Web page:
“Brzezinski was also a guest, probably with the express purpose of displaying him to the Soviets in the most favorable light. We (the Russians) already knew of his position as one of the leading Western experts on communism, of his origins in the old Polish nobility, of his father’s refusal to return to Poland with his family after World War II, and of the son’s marriage to a niece of the pre-war president of Czechoslovakia, Edvard Benes. All this to some extent influenced his views, which were notoriously anti-communist, although in recent years he had moved toward the center. When the possibility opened up of joining Carter’s team, he even started talking about progress in some areas of Soviet-American relations.

During the conversation at dinner Brzezinski visibly tried to refrain from extreme statements, and his attitude was quite friendly. After listening to a philosophical monologue about foreign policy, I remarked that it would be nice to hear something more practical, for example, an explanation of the real differences between the foreign policy of the Ford administration and the Democrats, especially on Soviet-American relations. Brzezinski made a special point of arguing that Carter would find it easier (than the Republican Ford Administration) to implement his foreign policy because Congress would be dominated by members of his own party.”

Hmmmm. Now recall that story in The Washington Post about then-private citizen Michael Flynn? The story that said: 

“The Logan Act is a centuries-old law aimed at keeping private citizens out of foreign affairs. Flynn was a private citizen in December of 2016…”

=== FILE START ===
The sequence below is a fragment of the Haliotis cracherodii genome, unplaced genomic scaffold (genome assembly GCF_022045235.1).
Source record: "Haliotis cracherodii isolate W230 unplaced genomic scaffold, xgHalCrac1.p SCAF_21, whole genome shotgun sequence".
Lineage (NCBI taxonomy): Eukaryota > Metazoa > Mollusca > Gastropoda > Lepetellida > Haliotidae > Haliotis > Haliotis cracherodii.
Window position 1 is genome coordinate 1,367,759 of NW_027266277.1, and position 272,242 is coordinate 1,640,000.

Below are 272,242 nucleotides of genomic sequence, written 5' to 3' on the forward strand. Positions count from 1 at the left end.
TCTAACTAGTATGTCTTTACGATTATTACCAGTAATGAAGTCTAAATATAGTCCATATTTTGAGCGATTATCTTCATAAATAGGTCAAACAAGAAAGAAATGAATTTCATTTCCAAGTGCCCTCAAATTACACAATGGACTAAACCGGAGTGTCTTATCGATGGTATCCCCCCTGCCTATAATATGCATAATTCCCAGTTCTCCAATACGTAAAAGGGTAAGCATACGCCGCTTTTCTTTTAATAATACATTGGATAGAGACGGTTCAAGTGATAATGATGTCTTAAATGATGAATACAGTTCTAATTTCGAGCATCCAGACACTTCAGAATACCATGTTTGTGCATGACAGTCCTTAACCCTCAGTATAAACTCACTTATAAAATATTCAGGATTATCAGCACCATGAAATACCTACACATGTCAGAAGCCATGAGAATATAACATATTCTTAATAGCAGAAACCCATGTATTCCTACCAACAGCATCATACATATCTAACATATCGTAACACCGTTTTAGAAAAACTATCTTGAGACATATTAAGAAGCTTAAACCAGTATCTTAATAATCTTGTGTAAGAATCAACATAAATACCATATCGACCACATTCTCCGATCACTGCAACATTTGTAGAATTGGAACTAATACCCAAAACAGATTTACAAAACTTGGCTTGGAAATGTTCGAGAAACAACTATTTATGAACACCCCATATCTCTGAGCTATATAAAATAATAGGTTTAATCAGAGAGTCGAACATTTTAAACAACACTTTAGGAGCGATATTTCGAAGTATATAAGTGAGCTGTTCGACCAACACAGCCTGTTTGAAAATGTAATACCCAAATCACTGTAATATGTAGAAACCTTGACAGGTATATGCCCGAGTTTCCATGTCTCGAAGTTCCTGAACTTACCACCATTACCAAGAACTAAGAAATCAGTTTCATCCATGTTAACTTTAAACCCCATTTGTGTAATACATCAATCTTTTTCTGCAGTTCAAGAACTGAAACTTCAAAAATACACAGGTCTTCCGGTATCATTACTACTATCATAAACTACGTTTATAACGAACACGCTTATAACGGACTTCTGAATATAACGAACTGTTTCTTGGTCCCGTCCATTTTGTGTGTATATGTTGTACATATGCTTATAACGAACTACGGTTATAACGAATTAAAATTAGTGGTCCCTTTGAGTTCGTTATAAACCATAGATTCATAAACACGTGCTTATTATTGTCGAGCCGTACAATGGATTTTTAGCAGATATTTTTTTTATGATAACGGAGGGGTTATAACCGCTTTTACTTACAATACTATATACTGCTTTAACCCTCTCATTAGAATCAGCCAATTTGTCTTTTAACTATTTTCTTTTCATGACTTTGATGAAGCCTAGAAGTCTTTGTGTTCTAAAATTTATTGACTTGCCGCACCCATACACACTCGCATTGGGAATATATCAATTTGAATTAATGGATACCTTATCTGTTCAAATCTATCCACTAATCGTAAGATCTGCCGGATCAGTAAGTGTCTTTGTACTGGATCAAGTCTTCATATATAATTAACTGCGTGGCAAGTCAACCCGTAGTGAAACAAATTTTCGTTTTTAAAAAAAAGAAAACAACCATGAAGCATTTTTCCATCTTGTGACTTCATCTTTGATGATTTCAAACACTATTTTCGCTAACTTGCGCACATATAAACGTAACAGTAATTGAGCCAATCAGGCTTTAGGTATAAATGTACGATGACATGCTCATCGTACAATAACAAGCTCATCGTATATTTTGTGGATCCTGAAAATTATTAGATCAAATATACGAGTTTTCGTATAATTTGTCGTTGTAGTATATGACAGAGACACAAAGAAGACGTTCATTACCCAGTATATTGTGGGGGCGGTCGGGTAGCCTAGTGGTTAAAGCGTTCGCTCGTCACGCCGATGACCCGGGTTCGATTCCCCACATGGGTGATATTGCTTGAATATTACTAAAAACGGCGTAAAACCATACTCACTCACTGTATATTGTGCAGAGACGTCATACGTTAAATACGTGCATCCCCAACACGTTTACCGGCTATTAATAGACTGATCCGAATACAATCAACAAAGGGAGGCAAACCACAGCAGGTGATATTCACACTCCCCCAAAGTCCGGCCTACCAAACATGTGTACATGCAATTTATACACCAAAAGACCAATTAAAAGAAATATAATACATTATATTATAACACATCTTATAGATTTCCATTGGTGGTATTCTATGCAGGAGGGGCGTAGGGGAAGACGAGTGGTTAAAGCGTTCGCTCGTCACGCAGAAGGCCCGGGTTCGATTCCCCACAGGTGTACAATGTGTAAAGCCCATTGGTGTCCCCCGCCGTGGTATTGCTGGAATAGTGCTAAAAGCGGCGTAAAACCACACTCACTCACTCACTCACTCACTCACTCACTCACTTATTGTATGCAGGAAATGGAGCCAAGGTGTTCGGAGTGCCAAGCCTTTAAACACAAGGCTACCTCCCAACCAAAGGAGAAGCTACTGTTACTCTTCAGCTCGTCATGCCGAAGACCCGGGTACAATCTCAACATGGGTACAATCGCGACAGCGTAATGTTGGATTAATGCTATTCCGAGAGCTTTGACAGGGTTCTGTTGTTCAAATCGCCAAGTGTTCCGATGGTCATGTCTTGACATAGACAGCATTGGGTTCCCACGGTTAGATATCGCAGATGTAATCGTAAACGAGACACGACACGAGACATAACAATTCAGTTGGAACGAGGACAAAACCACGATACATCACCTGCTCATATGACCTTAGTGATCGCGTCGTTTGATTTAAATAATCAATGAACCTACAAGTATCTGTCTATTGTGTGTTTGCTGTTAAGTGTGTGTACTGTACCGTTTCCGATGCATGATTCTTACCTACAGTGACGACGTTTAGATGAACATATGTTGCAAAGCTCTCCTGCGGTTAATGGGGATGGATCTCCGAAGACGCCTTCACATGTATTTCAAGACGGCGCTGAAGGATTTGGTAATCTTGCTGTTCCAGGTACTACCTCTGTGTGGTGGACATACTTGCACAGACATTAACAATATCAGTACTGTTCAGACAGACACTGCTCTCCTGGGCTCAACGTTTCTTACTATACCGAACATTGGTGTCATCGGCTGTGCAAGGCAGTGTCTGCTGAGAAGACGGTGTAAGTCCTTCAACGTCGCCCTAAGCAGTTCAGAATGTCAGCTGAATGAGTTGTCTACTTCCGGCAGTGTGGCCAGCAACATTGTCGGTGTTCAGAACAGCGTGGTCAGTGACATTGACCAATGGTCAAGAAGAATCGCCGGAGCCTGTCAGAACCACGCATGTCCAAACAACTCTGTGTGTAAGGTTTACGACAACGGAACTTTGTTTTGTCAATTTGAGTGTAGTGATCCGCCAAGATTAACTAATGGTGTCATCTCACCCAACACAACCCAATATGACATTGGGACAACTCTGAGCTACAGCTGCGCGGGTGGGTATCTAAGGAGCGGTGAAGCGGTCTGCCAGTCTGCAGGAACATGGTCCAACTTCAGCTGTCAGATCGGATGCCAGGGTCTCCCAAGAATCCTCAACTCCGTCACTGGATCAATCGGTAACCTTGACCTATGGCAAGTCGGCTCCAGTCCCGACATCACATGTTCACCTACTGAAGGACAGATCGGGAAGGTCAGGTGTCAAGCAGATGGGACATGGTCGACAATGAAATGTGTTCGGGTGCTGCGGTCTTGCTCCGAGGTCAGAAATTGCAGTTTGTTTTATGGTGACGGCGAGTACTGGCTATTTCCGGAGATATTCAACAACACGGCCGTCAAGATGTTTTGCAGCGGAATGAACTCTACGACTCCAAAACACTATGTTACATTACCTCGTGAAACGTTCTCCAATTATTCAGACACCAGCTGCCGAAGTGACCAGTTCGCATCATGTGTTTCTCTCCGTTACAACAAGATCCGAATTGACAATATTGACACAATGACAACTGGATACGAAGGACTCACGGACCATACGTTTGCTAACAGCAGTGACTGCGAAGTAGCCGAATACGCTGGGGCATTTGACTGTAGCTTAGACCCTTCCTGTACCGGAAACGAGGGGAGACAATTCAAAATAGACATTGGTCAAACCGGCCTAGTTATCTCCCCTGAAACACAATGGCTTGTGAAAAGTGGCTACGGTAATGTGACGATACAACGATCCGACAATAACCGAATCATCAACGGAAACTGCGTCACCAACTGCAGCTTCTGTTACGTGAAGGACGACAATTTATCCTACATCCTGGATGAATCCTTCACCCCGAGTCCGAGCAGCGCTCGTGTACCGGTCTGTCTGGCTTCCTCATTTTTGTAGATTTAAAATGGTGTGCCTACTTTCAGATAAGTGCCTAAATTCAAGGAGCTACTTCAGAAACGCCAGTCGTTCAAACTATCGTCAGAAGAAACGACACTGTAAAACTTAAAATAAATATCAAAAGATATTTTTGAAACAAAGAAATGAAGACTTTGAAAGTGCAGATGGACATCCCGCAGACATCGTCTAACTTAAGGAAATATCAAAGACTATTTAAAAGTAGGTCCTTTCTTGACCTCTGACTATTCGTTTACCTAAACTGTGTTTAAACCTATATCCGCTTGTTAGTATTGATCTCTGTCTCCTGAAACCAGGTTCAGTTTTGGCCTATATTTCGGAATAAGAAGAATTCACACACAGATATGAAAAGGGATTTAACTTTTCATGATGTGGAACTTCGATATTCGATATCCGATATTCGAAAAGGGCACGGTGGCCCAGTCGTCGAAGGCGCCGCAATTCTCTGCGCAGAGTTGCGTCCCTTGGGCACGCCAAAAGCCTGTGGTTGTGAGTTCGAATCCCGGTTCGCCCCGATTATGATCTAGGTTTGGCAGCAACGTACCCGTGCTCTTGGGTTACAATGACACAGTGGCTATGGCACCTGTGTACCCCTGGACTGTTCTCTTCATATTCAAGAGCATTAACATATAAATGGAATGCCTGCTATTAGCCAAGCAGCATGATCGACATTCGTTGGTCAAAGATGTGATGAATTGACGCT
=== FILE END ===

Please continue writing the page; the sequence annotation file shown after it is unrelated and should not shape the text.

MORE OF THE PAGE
So too was Zbigniew Brzezinski in this meeting with the Russian ambassador.

Dobrynin also recounts the tale of another private citizen acting explicitly on the instructions of the Carter campaign. That would be the request from former Ambassador Averell Harriman, he too a private citizen in 1976, to, again in Dobrynin’s words:

“…visit Moscow in September, meet with (Soviet President Leonid) Brezhnev and (Russian Foreign Minister Andrei) Gromyko, and report back to Carter. I arranged this visit quickly, and he made his trip on September 16-22. Brezhnev received Harriman as a statesman identified with American goodwill, and they agreed on the need for further strategic arms limitation talks.”

Now. Let’s return to Mika Brzezinski’s saying she was “100%” certain that Trump was a Russian asset. Recall as well hubby Morning Joe saying: “If the president coordinated with Russia, it could be legal. It could be morally wrong, but more important than that, it could be dangerous.”

Curiously, with her own then-private citizen father documented by the then-Russian Ambassador himself as having, in Morning Joe’s words, “coordinated with Russia” as an advisor in the Carter campaign - with yet another private citizen in the Carter campaign - Harriman - seeking and getting a trip to Russia to meet with the Soviet president - all of this meddling in foreign policy is mysteriously overlooked by both Mika and Joe. Not to mention is this ignored by every other media figure who spent the last two years insisting that Trump colluded with Russians.

As a young Senate aide years ago I had a chance to meet Dr. Brzezinski when he came to give a speech at an event hosted by my then-boss, the late Pennsylvania Senator John Heinz. He was charming, thoughtful and decidedly no Russian asset. He was an American patriot.

But if the Dobrynin tales reveal anything, it is that the media double-standard is wider than the Grand Canyon. Substitute the same circumstances of 1976 - but change the name of the candidate from Carter to Trump - and Mika’s father, not to mention Harriman, would have been spending two years as targets of a Robert Mueller investigation focused on what could be labeled, using Mika and Joe’s own standards, collusion with Russians.

The hypocrisy doesn’t get any bigger than that. Or as Mika Brzezinski might say: “100%.”

Column Russia Communists Zbigniew Brzezinski